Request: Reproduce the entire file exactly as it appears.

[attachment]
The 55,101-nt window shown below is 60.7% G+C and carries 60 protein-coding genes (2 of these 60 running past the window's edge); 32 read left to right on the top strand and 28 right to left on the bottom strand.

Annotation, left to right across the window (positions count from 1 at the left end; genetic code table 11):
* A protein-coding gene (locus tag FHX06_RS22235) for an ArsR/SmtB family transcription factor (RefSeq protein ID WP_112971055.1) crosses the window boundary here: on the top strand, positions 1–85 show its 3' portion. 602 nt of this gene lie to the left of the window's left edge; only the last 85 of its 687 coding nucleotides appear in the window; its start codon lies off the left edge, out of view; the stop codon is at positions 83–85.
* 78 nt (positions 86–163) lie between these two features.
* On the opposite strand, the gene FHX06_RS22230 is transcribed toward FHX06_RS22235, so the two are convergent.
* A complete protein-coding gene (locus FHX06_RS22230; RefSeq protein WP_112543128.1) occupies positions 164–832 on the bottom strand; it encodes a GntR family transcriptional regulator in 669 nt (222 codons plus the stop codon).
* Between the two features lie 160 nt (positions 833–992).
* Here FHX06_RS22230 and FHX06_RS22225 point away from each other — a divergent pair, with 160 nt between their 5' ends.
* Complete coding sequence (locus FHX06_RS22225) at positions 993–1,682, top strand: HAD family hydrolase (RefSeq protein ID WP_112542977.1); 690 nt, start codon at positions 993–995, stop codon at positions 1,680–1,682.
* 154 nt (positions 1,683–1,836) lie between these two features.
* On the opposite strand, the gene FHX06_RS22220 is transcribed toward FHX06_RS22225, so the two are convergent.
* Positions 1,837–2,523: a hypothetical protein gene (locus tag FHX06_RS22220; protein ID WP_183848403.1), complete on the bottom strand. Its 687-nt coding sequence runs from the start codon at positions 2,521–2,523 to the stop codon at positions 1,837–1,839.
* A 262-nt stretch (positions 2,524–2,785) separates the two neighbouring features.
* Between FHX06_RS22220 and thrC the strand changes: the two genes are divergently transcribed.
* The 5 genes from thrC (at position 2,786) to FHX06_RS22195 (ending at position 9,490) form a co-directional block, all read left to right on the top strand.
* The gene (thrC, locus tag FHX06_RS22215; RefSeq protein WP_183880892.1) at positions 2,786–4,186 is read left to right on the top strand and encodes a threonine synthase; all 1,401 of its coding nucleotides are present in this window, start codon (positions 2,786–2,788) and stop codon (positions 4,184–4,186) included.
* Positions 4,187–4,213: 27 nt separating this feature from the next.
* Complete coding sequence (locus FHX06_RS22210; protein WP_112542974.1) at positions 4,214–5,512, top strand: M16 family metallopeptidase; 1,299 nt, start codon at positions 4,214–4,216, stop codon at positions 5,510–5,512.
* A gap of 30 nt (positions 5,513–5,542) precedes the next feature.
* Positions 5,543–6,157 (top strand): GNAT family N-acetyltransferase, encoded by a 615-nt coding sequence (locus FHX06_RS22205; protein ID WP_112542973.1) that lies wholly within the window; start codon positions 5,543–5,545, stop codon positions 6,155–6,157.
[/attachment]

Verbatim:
The 55,101-nt window shown below is 60.7% G+C and carries 60 protein-coding genes (2 of these 60 running past the window's edge); 32 read left to right on the top strand and 28 right to left on the bottom strand.

Annotation, left to right across the window (positions count from 1 at the left end; genetic code table 11):
* A protein-coding gene (locus tag FHX06_RS22235) for an ArsR/SmtB family transcription factor (RefSeq protein ID WP_112971055.1) crosses the window boundary here: on the top strand, positions 1–85 show its 3' portion. 602 nt of this gene lie to the left of the window's left edge; only the last 85 of its 687 coding nucleotides appear in the window; its start codon lies off the left edge, out of view; the stop codon is at positions 83–85.
* 78 nt (positions 86–163) lie between these two features.
* On the opposite strand, the gene FHX06_RS22230 is transcribed toward FHX06_RS22235, so the two are convergent.
* A complete protein-coding gene (locus FHX06_RS22230; RefSeq protein WP_112543128.1) occupies positions 164–832 on the bottom strand; it encodes a GntR family transcriptional regulator in 669 nt (222 codons plus the stop codon).
* Between the two features lie 160 nt (positions 833–992).
* Here FHX06_RS22230 and FHX06_RS22225 point away from each other — a divergent pair, with 160 nt between their 5' ends.
* Complete coding sequence (locus FHX06_RS22225) at positions 993–1,682, top strand: HAD family hydrolase (RefSeq protein ID WP_112542977.1); 690 nt, start codon at positions 993–995, stop codon at positions 1,680–1,682.
* 154 nt (positions 1,683–1,836) lie between these two features.
* On the opposite strand, the gene FHX06_RS22220 is transcribed toward FHX06_RS22225, so the two are convergent.
* Positions 1,837–2,523: a hypothetical protein gene (locus tag FHX06_RS22220; protein ID WP_183848403.1), complete on the bottom strand. Its 687-nt coding sequence runs from the start codon at positions 2,521–2,523 to the stop codon at positions 1,837–1,839.
* A 262-nt stretch (positions 2,524–2,785) separates the two neighbouring features.
* Between FHX06_RS22220 and thrC the strand changes: the two genes are divergently transcribed.
* The 5 genes from thrC (at position 2,786) to FHX06_RS22195 (ending at position 9,490) form a co-directional block, all read left to right on the top strand.
* The gene (thrC, locus tag FHX06_RS22215; RefSeq protein WP_183880892.1) at positions 2,786–4,186 is read left to right on the top strand and encodes a threonine synthase; all 1,401 of its coding nucleotides are present in this window, start codon (positions 2,786–2,788) and stop codon (positions 4,184–4,186) included.
* Positions 4,187–4,213: 27 nt separating this feature from the next.
* Complete coding sequence (locus FHX06_RS22210; protein WP_112542974.1) at positions 4,214–5,512, top strand: M16 family metallopeptidase; 1,299 nt, start codon at positions 4,214–4,216, stop codon at positions 5,510–5,512.
* A gap of 30 nt (positions 5,513–5,542) precedes the next feature.
* Positions 5,543–6,157 (top strand): GNAT family N-acetyltransferase, encoded by a 615-nt coding sequence (locus FHX06_RS22205; protein ID WP_112542973.1) that lies wholly within the window; start codon positions 5,543–5,545, stop codon positions 6,155–6,157.